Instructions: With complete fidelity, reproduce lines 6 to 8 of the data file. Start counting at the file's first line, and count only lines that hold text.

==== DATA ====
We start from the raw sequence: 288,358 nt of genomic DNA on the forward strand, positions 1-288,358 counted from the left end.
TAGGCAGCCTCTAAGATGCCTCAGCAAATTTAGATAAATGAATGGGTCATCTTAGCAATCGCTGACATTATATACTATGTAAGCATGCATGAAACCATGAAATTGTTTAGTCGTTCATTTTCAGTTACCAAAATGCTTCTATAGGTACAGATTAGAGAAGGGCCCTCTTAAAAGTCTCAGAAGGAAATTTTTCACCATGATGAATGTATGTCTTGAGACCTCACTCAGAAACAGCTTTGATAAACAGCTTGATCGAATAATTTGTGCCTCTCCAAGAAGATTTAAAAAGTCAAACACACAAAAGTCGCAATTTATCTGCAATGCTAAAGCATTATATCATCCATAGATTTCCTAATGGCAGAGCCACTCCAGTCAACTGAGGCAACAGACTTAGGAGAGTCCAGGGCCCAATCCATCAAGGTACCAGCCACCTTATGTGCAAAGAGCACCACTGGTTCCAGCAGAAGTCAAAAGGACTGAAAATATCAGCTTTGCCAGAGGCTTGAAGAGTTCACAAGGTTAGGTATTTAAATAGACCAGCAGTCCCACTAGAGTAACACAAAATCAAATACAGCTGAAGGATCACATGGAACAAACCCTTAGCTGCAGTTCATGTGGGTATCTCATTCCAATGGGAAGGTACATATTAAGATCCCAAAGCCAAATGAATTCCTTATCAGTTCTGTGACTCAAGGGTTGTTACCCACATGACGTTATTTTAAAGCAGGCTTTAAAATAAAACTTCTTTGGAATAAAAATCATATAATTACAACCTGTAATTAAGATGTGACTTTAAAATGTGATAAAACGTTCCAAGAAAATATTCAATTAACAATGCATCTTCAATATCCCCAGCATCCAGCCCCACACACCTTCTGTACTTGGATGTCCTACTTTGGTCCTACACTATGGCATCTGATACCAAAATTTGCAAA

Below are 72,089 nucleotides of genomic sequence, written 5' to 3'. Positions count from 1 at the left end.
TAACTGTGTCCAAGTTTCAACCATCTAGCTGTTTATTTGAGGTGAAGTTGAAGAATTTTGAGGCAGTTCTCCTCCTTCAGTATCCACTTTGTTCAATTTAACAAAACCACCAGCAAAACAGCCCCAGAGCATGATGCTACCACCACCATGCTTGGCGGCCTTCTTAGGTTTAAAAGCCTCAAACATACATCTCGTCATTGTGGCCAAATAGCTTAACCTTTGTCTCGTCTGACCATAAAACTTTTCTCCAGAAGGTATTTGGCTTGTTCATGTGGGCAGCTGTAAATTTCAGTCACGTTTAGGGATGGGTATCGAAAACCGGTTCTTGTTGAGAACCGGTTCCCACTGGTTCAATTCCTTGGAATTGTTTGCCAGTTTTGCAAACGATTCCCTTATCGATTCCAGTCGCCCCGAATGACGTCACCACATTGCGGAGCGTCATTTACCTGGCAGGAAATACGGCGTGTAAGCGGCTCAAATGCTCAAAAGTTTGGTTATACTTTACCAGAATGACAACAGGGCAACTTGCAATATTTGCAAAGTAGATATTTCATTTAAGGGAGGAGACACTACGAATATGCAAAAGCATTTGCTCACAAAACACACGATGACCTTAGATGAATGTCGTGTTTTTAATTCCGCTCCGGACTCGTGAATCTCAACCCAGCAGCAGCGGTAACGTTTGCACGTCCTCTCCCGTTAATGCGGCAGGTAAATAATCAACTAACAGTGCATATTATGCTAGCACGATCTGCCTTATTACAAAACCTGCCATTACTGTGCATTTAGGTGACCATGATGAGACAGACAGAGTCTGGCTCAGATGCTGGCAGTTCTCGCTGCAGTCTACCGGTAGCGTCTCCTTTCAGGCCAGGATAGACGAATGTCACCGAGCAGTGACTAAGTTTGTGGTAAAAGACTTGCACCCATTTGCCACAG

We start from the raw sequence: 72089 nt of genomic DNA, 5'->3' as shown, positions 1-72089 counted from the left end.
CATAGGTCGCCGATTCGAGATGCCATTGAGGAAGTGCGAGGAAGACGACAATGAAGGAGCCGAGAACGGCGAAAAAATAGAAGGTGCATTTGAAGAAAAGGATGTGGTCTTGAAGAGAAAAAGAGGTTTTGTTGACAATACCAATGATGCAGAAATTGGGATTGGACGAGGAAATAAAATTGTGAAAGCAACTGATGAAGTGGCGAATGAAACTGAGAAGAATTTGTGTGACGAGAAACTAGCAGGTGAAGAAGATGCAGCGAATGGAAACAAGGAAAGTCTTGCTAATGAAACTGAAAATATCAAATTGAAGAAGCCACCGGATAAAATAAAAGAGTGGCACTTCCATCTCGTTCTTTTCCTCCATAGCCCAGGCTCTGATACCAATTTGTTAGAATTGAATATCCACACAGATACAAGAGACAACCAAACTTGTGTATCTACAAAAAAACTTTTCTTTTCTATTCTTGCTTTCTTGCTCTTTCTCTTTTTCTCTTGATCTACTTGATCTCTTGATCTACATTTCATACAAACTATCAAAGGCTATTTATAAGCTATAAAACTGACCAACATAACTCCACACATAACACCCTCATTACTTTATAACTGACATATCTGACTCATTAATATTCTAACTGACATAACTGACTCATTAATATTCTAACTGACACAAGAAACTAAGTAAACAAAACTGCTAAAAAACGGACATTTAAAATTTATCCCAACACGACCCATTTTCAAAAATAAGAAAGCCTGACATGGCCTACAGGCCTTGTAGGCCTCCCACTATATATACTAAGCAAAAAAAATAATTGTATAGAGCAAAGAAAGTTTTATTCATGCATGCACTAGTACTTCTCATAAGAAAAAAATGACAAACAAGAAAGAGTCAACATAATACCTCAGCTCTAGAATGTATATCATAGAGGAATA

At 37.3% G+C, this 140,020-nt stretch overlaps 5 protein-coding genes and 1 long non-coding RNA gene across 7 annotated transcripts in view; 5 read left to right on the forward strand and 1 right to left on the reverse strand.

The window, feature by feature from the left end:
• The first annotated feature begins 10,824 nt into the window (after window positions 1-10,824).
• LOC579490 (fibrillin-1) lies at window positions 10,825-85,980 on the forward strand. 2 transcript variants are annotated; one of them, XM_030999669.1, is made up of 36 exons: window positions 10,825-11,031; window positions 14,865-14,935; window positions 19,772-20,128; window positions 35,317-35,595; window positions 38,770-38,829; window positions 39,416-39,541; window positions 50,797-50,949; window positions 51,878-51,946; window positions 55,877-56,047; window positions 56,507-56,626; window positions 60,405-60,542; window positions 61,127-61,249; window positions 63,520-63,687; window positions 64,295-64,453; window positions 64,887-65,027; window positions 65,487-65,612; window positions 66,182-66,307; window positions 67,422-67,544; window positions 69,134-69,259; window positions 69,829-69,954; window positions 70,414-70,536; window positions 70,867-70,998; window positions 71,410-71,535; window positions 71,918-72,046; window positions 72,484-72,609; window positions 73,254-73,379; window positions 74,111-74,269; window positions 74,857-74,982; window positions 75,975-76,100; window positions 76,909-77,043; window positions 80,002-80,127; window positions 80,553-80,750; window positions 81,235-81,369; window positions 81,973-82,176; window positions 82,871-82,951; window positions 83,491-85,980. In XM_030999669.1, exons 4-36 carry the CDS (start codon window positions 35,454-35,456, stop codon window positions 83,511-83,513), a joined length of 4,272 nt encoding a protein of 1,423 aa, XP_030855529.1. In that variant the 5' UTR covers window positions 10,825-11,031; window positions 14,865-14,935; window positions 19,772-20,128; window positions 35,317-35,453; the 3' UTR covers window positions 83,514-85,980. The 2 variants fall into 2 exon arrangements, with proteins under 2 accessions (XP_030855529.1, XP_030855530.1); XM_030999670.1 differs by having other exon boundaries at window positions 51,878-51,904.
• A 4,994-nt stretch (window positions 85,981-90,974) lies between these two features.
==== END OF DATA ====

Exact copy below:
CATAGGTCGCCGATTCGAGATGCCATTGAGGAAGTGCGAGGAAGACGACAATGAAGGAGCCGAGAACGGCGAAAAAATAGAAGGTGCATTTGAAGAAAAGGATGTGGTCTTGAAGAGAAAAAGAGGTTTTGTTGACAATACCAATGATGCAGAAATTGGGATTGGACGAGGAAATAAAATTGTGAAAGCAACTGATGAAGTGGCGAATGAAACTGAGAAGAATTTGTGTGACGAGAAACTAGCAGGTGAAGAAGATGCAGCGAATGGAAACAAGGAAAGTCTTGCTAATGAAACTGAAAATATCAAATTGAAGAAGCCACCGGATAAAATAAAAGAGTGGCACTTCCATCTCGTTCTTTTCCTCCATAGCCCAGGCTCTGATACCAATTTGTTAGAATTGAATATCCACACAGATACAAGAGACAACCAAACTTGTGTATCTACAAAAAAACTTTTCTTTTCTATTCTTGCTTTCTTGCTCTTTCTCTTTTTCTCTTGATCTACTTGATCTCTTGATCTACATTTCATACAAACTATCAAAGGCTATTTATAAGCTATAAAACTGACCAACATAACTCCACACATAACACCCTCATTACTTTATAACTGACATATCTGACTCATTAATATTCTAACTGACATAACTGACTCATTAATATTCTAACTGACACAAGAAACTAAGTAAACAAAACTGCTAAAAAACGGACATTTAAAATTTATCCCAACACGACCCATTTTCAAAAATAAGAAAGCCTGACATGGCCTACAGGCCTTGTAGGCCTCCCACTATATATACTAAGCAAAAAAAATAATTGTATAGAGCAAAGAAAGTTTTATTCATGCATGCACTAGTACTTCTCATAAGAAAAAAATGACAAACAAGAAAGAGTCAACATAATACCTCAGCTCTAGAATGTATATCATAGAGGAATA

At 37.3% G+C, this 140,020-nt stretch overlaps 5 protein-coding genes and 1 long non-coding RNA gene across 7 annotated transcripts in view; 5 read left to right on the forward strand and 1 right to left on the reverse strand.

The window, feature by feature from the left end: